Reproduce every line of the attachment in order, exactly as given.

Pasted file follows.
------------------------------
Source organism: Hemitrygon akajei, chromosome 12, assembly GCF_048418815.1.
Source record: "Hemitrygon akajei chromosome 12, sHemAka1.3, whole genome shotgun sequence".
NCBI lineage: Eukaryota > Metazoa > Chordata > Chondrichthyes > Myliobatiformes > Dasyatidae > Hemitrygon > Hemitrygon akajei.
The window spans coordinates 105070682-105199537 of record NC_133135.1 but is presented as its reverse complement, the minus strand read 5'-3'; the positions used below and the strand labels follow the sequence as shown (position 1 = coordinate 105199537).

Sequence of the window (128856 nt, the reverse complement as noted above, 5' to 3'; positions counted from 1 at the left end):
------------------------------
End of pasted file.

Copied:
Source organism: Hemitrygon akajei, chromosome 12, assembly GCF_048418815.1.
Source record: "Hemitrygon akajei chromosome 12, sHemAka1.3, whole genome shotgun sequence".
NCBI lineage: Eukaryota > Metazoa > Chordata > Chondrichthyes > Myliobatiformes > Dasyatidae > Hemitrygon > Hemitrygon akajei.
The window spans coordinates 105070682-105199537 of record NC_133135.1 but is presented as its reverse complement, the minus strand read 5'-3'; the positions used below and the strand labels follow the sequence as shown (position 1 = coordinate 105199537).

Sequence of the window (128856 nt, the reverse complement as noted above, 5' to 3'; positions counted from 1 at the left end):